Dallas Heritage Village

Photos courtesy Dallas Heritage Village

Last week, the Dallas Heritage Village announced that it was closing the Blum House indefinitely until it could be repaired and rehabbed, causing a flurry of questions — and rumors — about the organization and the state of the Blum House and the other structures at the Old City Park that comprise the museum.

We sat down for a lengthy interview with DHV executive director Melissa Prycer to talk about the state of the Blum House, the intricacies of caring for historic structures, and how the organization’s funding has changed since its inception.

CandysDirt: Unlike your run-of-the-mill home that needs maintenance, these homes are museum pieces and have to be maintained and rehabbed differently. Is that where the bigger price tag comes in to play?

Prycer:  “Yes absolutely. So this is true of every structure at Dallas Heritage Village. We can’t buy anything off the shelf. So whenever we are replacing wood, generally speaking, we’re having that specially milled. And you know we’ve got a great relationship with Davis-Hawn Lumber, and they do provide a discount, but they still do you know, charge us — it costs them money too. There are a lot of misconceptions about historic preservation, but I think the biggest one is that we can just go to Home Depot to get, say, the siding for one of our historic homes.

Even the really basic lumber is not going to be the right dimensions to match what is there. So then when you have a house like the Blum House with a lot of really intricate gingerbread work and of course each of those porch spindles is fancy it adds up. And the other thing is that the roof is metal shingles which interlock, and they’re not super common. (more…)

Blum

Photos courtesy Dallas Heritage Village

  • The Blum House has suffered ongoing deferred maintenance, Dallas Heritage Village says
  • It will cost around $650,000 to repair and restore it, according to estimates

Preservationists and history buffs awoke Saturday to alarming news — The Blum House, which sits at the Dallas Heritage Village in Old City Park — was being closed to the public indefinitely due to deferred maintenance.

Although DHV executive director Melissa Prycer posted the news Friday on the organization’s blog, most didn’t actually find out until Saturday morning, when the blog post and pictures of the decaying structure were shared on Facebook.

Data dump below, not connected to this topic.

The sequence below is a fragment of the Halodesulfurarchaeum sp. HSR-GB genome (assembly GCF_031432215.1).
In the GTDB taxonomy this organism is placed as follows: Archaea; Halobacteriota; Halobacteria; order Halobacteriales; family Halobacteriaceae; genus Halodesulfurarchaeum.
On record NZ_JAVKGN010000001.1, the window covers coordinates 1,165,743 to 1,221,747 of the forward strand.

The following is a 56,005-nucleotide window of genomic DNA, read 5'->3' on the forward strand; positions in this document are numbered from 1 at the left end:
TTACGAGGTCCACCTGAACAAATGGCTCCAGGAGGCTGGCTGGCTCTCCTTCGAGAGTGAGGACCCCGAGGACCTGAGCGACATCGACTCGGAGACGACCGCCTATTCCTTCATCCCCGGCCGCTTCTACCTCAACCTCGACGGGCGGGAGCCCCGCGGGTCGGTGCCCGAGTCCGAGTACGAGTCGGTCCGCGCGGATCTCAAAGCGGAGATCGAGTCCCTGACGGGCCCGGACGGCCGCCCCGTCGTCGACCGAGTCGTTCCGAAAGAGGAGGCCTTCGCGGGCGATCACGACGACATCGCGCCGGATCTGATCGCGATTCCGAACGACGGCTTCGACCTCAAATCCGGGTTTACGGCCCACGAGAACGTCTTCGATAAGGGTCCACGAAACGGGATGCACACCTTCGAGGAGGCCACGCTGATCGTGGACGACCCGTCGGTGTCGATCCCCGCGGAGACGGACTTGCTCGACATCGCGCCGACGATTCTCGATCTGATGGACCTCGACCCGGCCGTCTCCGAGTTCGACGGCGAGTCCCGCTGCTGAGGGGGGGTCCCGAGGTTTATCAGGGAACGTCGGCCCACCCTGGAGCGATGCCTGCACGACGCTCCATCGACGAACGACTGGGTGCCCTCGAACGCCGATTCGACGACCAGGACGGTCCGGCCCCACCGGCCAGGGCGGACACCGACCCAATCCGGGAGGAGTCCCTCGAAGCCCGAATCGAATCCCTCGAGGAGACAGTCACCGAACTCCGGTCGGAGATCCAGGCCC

In the blog post, Prycer said that the staff has been concerned about the deterioration of the rapidly aging Victorian.

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The historic Winnetka Heights neighborhood in North Oak Cliff had a big win this Wednesday at City Hall. The city’s thoroughfare plan was amended to take away the 12th St. Connector, knitting the neighborhood back together with parks and open space. It was a change 40 years in the making, with some of the original residents still part of the fight.

When cars became big in Oak Cliff and everywhere else, Tyler and Polk streets were made into a one-way couplet, and this connector, installed in 1967, allowed northbound traffic to reach West Jefferson Road by skipping the Jefferson St commercial core. More importantly it has allowed first responders (located at Polk and 12th streets) to access the neighborhood to the north more quickly.

The election of Dallas City Council member and mayoral hopeful Scott Griggs to the District 1 seat in 2011 is a big reason we’re seeing this change.

“The project got legs when Scott joined council” says Lee Ruiz, president of the Winnetka Heights Neighborhood Association. “He understands the new urbanist feel of how neighborhoods should be.”

Conversations began with City of Dallas staff and elected officials in 1981 when the neighborhood association formed and work began to dedicate the area as a Conservation District. But the project wasn’t a priority.

“Our neighborhood is known for its tenaciousness,” says Ruiz. (more…)

blue house

[Editor’s note: Merry Christmas! This week, we’re taking time off to focus on our loved ones, so we are sharing some of our favorite stories from this year. Keep an eye out for our top features from the archives as we rest and get ready for a brilliant 2019! Cheers, from Candy and the entire staff at CandysDirt.com!]

Bethany: It never ceases to fascinate me, how entire homes are moved from one spot to another – and what has long been known as the Blue House in the Cedars was a very painstakingly precious undertaking. I had the chance to talk to the man who will be restoring the home to its former glory, and get a better idea of what it takes to bring a long-neglected beauty back to life.

It took a bit, but the Blue House is almost completely safe now.

Almost, because windy weather has held up the removal process, so it sits on two lots — its original on Griffin, and the new lot at Beaumont and Browder.

It may take a while for the entire house to make the trek over to the new location, Dallas developer Mark Martinek told me last week.

We’re still moving it,” he said. “It’s kind of half on the original location, half on the new location.” (more…)